Michel Platini launches Uefa investigation into protocol failure
Uefa chief seeking to identify why game was not stopped after Yaya Touré complained of alleged racial abuse
Uefa president Michel Platini. Photograph: Niall Carson/PA Wire
Uefa president Michel Platini has ordered an immediate internal investigation into the failure of match officials to follow proper protocol in dealing with the alleged racist abuse of Yaya Touré by CSKA Moscow fans.
The European governing body has already charged the Russian club with the “racist behaviour of their fans” after Manchester City’s Touré complained of monkey chants directed at him during the Champions League match on Wednesday night.
Uefa issued another statement on Friday which read: “Further to the opening of disciplinary proceedings against CSKA Moscow following the alleged racist behaviour of some of their supporters at the Uefa Champions League match between CSKA and Manchester City FC on October 23rd, Uefa president Michel Platini has requested that the Uefa administration immediately conduct an internal investigation to understand why the three-step protocol established to deal with incidents of a racist nature was not implemented.”
Under Uefa rules, the referee is allowed to stop the match and ask for an announcement to be made urging spectators to stop such racist conduct and warn that the game will be suspended and subsequently abandoned should such behaviour continue.
On Wednesday, though, no announcement was made and the match continued.
Uefa said it would publish the findings of its investigation once the disciplinary case against CSKA had been dealt with by its independent control and disciplinary body on October 30th.
The Russians have denied any racist abuse took place, saying they were “surprised and disappointed” by the allegations.
A “furious” Touré raised the prospect of a boycott of the 2018 World Cup in Russia following the match and has been backed by anti-racism campaigners.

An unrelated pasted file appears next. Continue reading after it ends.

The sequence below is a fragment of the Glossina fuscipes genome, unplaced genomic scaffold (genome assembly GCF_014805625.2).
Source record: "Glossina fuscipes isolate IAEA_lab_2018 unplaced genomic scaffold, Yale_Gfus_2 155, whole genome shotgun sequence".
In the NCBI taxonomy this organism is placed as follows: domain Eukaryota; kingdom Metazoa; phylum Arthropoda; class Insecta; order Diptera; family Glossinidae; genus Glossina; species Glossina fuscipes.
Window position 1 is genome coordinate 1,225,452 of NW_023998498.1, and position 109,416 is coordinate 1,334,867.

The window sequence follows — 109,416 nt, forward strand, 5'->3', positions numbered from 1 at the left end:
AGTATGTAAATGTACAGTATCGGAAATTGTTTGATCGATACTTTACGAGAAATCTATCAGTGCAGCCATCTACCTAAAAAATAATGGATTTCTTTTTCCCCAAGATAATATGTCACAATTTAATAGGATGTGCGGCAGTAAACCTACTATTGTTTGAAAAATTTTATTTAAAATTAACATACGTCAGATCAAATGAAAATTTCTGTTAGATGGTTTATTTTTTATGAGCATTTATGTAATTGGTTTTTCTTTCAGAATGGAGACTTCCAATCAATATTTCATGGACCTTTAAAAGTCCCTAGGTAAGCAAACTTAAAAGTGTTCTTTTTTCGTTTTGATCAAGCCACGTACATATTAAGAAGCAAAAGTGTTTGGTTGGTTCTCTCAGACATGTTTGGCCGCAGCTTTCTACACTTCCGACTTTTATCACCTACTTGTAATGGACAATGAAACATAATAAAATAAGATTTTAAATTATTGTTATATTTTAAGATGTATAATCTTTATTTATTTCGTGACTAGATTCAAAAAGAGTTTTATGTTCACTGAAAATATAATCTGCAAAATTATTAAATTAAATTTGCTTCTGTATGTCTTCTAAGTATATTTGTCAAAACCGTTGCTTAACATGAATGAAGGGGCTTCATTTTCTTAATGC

RIA Novosti quoted the Ivory Coast midfielder as saying: “If we aren’t confident at the World Cup, coming to Russia, we don’t come.”
Piara Powar, executive director of European anti-discrimination body Fare and a Fifa anti-discrimination task force member, said Touré was right to raise the issue of the 2018 World Cup.
Powar told Press Association Sport: “Yaya Toure is absolutely right in raising the spectre of African players or players of African heritage not going to the 2018 World Cup - and without them there will not be a World Cup in Russia.
“I wouldn’t blame them - in this era players are the most powerful force and if all the players said they are not going there wouldn’t be a World Cup, or if there was it would be meaningless.”
Powar said he did not envisage racism at a World Cup in Russia but that the situation in Russian club football was “dire” and fuelled by far-right extremists.
Fare has identified banners supporting the Greek far-right political party Golden Dawn - which has a swastika-like symbol - being displayed in several stadiums in eastern Europe including Romanian grounds and in Moscow on Wednesday.
Match referee Ovidiu Hategan from Romania has come in for criticism for failing to follow Uefa’s procedures.
PFA deputy chief executive Bobby Barnes, who is also European president on the international players’ union FifPro, said: “We’re very disappointed that a clear agreed protocol which is designed to deal with these situations was not effected.
“The player, having done what was asked of him to notify the referee, quite rightly expected that the referee would go speak with the safety officer, and the (Uefa) protocol agreed is that the safety officer should make a stadium announcement warning the fans that if the chants do not desist that the game will be stopped.”